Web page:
When implementing a custom VSTS (or TFS) Build Task, it didn’t show up in the list of tasks after publish and install. Nor for Build, neither for Release. So I verified several options; Continue reading
Sooner or later, every TFS Administrator will face the challenge to set TFS Permissions with a script instead of the UI. When you start searching for this you will find TFSSecurity.
TFSSecurity is a command line tool and allows you to do all kinds of permissions activities. Adding groups, adding users to groups and setting permissions to artifacts in TFS. On of the hard things in TFS is the number of permissions you can set and the number of places where you can set them. You can find a list with all permissions in TFS on MSDN.
So, you have found TFSSecurity and you know what you want to set..Great ! Now you need to understand the TFSSecurity syntax. And that is, to say it nicely, very very hard.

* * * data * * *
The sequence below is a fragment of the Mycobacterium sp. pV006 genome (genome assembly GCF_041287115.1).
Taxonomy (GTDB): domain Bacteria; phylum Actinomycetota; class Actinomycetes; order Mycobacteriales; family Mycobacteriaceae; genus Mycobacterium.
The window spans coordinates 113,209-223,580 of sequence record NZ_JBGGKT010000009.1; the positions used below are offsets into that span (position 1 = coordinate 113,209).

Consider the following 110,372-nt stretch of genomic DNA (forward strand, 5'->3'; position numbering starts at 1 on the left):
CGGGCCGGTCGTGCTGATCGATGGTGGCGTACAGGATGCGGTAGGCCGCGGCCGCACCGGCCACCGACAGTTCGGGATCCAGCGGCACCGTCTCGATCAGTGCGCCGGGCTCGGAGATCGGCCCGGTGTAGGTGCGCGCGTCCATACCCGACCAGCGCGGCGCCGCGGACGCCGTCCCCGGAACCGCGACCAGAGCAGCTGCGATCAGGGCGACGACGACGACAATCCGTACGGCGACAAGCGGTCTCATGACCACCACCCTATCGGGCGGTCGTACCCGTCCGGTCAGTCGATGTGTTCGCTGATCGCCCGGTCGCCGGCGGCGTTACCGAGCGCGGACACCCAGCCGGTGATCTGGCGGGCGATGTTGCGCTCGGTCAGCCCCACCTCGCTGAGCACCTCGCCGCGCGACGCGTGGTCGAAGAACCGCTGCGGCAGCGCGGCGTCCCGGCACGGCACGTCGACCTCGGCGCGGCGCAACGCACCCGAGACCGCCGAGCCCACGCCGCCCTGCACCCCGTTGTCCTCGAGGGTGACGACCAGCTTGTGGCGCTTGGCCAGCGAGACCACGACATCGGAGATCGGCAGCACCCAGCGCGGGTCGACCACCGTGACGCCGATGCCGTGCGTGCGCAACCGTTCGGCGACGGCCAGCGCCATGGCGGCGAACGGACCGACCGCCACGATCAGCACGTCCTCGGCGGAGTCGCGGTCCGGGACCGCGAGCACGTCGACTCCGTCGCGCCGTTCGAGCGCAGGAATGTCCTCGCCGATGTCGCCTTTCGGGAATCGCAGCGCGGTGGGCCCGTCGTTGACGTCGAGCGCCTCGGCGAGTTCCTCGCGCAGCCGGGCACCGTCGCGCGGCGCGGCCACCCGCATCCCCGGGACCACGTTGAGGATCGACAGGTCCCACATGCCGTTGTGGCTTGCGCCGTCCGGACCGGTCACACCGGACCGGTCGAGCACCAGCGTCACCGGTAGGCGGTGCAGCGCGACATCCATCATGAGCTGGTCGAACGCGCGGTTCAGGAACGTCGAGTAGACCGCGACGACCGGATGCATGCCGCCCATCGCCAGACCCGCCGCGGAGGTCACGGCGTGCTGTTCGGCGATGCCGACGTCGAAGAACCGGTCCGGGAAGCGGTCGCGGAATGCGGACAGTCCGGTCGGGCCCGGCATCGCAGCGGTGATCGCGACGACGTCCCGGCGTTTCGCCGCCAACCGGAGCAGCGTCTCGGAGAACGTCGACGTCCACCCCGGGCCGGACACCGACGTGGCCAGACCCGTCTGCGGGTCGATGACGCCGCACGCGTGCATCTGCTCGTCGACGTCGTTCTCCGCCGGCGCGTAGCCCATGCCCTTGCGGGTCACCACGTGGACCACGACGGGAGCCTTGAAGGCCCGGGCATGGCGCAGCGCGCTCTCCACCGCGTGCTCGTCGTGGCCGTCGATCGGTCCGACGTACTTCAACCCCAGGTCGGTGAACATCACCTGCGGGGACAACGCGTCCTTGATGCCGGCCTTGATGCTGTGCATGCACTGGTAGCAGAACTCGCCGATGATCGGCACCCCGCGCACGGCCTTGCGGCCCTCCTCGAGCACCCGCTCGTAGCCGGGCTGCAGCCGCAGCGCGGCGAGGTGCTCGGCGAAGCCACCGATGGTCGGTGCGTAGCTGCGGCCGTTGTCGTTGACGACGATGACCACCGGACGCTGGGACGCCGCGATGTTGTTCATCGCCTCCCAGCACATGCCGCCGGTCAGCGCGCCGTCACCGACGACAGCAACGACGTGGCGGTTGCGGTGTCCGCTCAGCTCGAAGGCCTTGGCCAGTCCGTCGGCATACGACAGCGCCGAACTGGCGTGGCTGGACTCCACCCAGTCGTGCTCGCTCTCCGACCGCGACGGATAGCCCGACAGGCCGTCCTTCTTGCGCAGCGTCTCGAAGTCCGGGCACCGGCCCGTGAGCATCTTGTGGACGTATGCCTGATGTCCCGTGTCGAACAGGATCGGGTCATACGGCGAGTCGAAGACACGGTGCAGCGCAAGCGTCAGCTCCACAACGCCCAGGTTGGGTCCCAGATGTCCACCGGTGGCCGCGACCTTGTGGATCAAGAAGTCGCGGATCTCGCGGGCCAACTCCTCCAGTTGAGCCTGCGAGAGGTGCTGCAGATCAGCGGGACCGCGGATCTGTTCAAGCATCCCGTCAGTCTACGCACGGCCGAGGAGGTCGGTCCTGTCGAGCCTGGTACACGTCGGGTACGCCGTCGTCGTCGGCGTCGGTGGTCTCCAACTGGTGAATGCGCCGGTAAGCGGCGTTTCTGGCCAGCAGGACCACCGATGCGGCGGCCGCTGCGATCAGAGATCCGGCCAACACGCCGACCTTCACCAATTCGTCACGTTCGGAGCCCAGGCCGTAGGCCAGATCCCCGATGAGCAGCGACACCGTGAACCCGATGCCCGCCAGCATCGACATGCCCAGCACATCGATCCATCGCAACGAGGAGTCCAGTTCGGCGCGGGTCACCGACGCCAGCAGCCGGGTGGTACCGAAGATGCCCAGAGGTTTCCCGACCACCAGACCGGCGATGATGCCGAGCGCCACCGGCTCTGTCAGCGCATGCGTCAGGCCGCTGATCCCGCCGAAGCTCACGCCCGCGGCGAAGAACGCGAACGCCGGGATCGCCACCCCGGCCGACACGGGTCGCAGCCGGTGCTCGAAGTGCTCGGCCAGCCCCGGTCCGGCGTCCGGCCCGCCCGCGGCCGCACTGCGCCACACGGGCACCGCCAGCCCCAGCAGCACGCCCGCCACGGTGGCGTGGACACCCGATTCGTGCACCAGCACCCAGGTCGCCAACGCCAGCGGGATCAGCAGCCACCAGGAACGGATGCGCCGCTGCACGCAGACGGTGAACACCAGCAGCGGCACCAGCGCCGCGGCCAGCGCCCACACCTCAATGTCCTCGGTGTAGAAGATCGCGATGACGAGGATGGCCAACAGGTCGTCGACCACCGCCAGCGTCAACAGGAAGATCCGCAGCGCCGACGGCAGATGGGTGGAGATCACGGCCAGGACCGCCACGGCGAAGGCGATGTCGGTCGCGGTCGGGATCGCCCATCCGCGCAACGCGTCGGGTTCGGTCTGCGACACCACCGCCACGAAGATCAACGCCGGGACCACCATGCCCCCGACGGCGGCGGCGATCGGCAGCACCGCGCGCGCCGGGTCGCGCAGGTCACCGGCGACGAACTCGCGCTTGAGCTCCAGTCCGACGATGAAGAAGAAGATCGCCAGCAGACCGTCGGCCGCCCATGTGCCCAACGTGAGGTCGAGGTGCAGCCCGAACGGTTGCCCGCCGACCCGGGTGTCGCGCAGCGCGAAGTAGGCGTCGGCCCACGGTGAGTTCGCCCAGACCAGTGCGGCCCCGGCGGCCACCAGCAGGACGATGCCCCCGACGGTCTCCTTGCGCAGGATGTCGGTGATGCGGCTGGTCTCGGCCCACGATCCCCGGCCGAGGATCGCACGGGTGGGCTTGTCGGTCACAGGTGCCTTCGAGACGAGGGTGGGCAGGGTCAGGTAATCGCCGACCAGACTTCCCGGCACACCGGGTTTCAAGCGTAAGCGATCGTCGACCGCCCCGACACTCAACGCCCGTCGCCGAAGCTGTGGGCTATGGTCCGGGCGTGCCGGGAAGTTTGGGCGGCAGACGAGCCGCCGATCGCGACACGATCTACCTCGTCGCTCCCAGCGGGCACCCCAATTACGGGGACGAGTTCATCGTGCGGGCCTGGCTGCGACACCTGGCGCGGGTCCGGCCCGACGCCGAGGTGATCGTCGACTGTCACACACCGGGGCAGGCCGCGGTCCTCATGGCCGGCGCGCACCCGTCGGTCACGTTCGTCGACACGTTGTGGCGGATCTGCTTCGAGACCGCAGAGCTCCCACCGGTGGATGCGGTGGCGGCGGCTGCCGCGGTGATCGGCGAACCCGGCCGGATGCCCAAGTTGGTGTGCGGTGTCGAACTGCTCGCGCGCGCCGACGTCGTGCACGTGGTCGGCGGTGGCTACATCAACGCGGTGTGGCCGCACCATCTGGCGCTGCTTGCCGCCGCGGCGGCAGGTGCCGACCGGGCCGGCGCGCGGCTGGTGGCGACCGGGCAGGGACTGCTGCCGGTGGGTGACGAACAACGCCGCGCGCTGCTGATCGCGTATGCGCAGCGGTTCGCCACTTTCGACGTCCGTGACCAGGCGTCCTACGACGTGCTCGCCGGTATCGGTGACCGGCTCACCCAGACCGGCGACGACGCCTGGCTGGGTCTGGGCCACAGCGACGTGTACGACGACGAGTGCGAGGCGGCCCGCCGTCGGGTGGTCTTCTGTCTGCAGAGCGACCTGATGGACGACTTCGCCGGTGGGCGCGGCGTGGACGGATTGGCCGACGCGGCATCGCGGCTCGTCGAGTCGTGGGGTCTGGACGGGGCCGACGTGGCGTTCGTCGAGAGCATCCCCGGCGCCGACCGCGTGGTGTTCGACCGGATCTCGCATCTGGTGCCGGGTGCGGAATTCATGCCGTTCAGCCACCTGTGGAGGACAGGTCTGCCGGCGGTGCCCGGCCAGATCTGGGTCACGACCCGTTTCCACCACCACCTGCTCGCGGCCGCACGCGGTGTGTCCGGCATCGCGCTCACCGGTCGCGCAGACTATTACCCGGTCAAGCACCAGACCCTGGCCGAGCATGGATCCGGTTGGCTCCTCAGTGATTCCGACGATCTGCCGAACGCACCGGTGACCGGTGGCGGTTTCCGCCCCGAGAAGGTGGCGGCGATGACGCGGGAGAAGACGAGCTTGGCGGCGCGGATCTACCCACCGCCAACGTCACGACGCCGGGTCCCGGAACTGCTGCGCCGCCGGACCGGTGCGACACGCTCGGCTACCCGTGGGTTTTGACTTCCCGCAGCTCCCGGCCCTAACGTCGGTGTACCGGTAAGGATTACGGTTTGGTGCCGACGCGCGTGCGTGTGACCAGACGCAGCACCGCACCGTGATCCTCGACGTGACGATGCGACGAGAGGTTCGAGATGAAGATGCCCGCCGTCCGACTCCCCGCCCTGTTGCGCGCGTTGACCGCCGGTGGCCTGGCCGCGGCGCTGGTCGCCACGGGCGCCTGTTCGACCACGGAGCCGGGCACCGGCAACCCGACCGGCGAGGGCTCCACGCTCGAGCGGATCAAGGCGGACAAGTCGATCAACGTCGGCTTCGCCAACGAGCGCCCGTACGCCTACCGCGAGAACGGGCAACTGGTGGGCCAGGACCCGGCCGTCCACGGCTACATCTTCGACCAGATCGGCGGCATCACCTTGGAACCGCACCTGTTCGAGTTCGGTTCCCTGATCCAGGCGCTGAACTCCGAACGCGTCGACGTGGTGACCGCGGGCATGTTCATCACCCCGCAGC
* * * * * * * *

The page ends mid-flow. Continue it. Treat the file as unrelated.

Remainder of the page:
To set permissions you need TFSSecurity /a+. The syntax of TFSSecurity looks like this
TFSSecurity /a+ Namespace Token…
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For a customer I am creating reports related to Test Cases. In order to retrieve the data, I use the Tfs_Warehouse database (relational warehouse). For several situations, Microsoft has conveniently created SQL Server Views on top of the tables available in the database. For Test Cases the View “vDimTestCaseOverlay” is available. In my case however, this View had some “problems”…